Review Detail

4.0 1
A bit unlikely...but very likable!
Overall rating
Plot/Characters/Writing Style
Illustrations/Photos (if applicable)
The Fall of Fergal is The First Unlikely Exploit in the adventures of the McNally family, though it is hard to say exactly what place Fergal will play in the remaining novels, as he dies&well, splats, almost immediately. Page one, in fact. The author, Philip Ardagh, then spends the rest of the book explaining how exactly the fatal accident that occurs on page one came to be.

To say that the McNally family is a bit down on their luck would be like saying my cat is rather fond of cat food. In fact, shes a 20 pounder and the McNallys havent had an acquaintance with luck in years. That is, until little Le Fay McNally makes it to the finals of the Tap n Type typing competition.

As part of being in the finals, Le Fay gets a fancy room at very posh Dell Hotel. Its only supposed to be for her, but Jackie, the oldest of the McNally kids (pretty much a grown woman), decides it would be good for them all to have a holiday (other than Rufus McNally, their taciturn and sole remaining and non-parenting parent). So Jackie, Fergal, and the almost-identical twins Albie and Joshua, set off by bus to join her. On the way they meet Mr. Peach, a ventriloquist and beat poet (not exactly Kerouac, but very nice), who figures largely in the story later on.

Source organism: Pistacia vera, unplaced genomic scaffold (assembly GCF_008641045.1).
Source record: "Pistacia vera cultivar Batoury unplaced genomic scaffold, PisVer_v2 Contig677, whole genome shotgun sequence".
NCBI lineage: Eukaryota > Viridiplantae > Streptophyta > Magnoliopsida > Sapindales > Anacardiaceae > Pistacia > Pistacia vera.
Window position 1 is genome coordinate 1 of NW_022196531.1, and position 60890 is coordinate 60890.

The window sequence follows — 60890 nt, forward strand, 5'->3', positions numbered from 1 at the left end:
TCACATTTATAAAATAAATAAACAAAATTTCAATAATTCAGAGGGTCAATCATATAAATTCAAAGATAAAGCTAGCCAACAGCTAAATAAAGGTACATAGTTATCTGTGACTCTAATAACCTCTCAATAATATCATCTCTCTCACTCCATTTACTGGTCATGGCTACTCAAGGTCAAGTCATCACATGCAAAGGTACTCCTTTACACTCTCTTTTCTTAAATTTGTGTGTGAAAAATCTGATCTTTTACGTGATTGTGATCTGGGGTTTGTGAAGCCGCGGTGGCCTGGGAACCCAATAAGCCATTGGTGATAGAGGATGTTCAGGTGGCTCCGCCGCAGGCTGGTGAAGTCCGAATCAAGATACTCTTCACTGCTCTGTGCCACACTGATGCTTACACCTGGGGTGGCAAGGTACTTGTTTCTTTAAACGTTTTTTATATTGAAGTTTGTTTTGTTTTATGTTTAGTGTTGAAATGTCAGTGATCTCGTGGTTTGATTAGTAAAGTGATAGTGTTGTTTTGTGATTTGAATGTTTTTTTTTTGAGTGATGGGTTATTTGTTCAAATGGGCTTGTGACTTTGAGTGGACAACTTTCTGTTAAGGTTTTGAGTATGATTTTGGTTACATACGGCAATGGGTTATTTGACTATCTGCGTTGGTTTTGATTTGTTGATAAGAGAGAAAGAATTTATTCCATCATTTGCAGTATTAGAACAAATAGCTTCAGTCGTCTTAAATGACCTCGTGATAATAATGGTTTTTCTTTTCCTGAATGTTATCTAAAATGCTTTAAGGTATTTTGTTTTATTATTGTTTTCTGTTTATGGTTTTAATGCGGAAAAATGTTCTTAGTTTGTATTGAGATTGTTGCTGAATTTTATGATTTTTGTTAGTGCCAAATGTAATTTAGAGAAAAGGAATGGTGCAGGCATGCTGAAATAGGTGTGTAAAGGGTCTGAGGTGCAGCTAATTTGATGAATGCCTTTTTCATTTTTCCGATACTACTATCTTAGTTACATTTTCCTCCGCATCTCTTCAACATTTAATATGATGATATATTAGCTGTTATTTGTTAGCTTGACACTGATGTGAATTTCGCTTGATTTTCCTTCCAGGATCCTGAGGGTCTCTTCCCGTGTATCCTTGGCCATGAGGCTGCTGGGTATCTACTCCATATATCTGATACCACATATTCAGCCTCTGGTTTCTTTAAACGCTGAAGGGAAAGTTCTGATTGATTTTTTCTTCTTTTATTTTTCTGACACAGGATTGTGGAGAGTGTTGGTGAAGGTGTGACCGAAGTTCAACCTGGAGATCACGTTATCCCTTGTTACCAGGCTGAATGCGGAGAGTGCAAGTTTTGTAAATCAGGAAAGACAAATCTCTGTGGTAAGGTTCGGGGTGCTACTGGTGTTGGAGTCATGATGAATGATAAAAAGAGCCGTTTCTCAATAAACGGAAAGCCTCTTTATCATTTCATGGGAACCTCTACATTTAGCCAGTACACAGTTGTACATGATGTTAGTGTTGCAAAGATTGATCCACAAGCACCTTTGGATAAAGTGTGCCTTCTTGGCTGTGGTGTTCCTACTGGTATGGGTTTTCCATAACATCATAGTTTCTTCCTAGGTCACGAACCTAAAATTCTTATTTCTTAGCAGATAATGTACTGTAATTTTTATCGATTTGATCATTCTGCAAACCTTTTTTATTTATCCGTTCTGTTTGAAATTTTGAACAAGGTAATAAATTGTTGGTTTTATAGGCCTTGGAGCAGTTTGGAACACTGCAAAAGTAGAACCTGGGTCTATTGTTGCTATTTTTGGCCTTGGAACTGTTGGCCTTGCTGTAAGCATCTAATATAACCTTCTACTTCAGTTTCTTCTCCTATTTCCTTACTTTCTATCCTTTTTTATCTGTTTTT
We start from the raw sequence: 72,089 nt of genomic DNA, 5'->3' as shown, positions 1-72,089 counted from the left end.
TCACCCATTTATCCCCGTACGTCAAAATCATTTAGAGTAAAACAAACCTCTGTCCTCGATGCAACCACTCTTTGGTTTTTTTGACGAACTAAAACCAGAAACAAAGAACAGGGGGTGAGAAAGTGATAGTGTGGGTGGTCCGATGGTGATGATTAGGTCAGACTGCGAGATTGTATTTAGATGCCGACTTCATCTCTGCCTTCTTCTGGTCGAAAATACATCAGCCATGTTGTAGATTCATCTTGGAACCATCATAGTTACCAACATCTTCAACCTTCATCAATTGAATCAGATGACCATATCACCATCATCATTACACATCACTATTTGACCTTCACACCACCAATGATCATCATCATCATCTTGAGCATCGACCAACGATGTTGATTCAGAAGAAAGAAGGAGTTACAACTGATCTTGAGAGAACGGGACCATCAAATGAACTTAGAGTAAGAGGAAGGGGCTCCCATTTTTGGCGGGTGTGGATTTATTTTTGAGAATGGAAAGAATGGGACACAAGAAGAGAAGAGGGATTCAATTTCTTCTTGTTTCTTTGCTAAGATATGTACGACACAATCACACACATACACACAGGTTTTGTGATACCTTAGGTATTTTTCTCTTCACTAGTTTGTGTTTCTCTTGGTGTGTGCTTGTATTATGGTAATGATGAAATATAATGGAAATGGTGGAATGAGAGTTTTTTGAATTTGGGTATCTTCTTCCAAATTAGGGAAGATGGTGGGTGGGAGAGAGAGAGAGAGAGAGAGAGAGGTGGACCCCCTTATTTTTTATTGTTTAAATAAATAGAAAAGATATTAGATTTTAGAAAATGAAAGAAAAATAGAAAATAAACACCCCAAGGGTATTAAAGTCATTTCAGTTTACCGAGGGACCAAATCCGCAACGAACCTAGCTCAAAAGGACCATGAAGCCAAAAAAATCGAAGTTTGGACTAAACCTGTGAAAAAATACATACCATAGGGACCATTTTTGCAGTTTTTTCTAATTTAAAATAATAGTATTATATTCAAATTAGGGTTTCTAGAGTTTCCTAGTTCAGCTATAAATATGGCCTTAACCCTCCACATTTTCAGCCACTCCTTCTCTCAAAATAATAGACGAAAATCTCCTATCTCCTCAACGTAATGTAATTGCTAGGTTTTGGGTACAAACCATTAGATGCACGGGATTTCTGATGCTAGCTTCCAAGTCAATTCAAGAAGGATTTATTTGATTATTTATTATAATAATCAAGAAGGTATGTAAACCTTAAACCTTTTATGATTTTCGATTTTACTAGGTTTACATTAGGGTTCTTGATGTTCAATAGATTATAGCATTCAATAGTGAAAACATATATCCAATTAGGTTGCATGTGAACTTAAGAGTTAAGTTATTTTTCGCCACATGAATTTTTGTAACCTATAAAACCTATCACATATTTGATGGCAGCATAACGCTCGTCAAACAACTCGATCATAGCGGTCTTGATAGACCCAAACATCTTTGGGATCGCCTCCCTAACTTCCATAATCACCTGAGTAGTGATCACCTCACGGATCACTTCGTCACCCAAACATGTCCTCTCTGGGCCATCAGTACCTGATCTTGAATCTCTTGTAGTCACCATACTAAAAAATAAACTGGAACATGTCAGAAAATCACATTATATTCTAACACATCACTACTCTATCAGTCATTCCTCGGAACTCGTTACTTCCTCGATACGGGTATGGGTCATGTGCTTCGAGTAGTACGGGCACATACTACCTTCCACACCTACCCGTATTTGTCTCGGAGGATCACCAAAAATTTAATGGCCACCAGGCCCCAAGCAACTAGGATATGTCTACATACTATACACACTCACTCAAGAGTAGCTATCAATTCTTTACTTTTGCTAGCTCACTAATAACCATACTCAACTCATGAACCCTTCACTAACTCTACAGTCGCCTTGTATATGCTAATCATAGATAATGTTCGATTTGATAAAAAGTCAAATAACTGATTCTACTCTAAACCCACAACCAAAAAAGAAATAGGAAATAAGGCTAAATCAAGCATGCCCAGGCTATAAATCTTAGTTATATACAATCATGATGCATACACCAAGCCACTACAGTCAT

Le Fays competition in the type off includes the nasty Graham Large, a regular dandy of a kid, who is not above shortcuts and cheating to get ahead. Things would have turned disastrous indeed if not for the sharp eyes of Fergal, the keen hearing of Jackie, and the kindness of Mr. Peach (and Malcolm Kent, the Tap n Type representative and a very nice fellow to boot).

But it is Twinkle-Toes Tweedy, the hotels detective, that ultimately changes the lives of all the McNallys after the competition is over. And Im not going to say another word, as Ive probably said too much already and Id rather have you off reading this delightful little book than read any more from me about it.

Its funny, a bit dark, exquisitely odd, and genuinely original. I recommend it for readers aged 9 and up (especially those reluctant ones), though I think just about anyone with a decent sense of humor would enjoy this one and the other unlikely events that occur in the sequels.
Report this review Was this review helpful? 3 1


Already have an account? or Create an account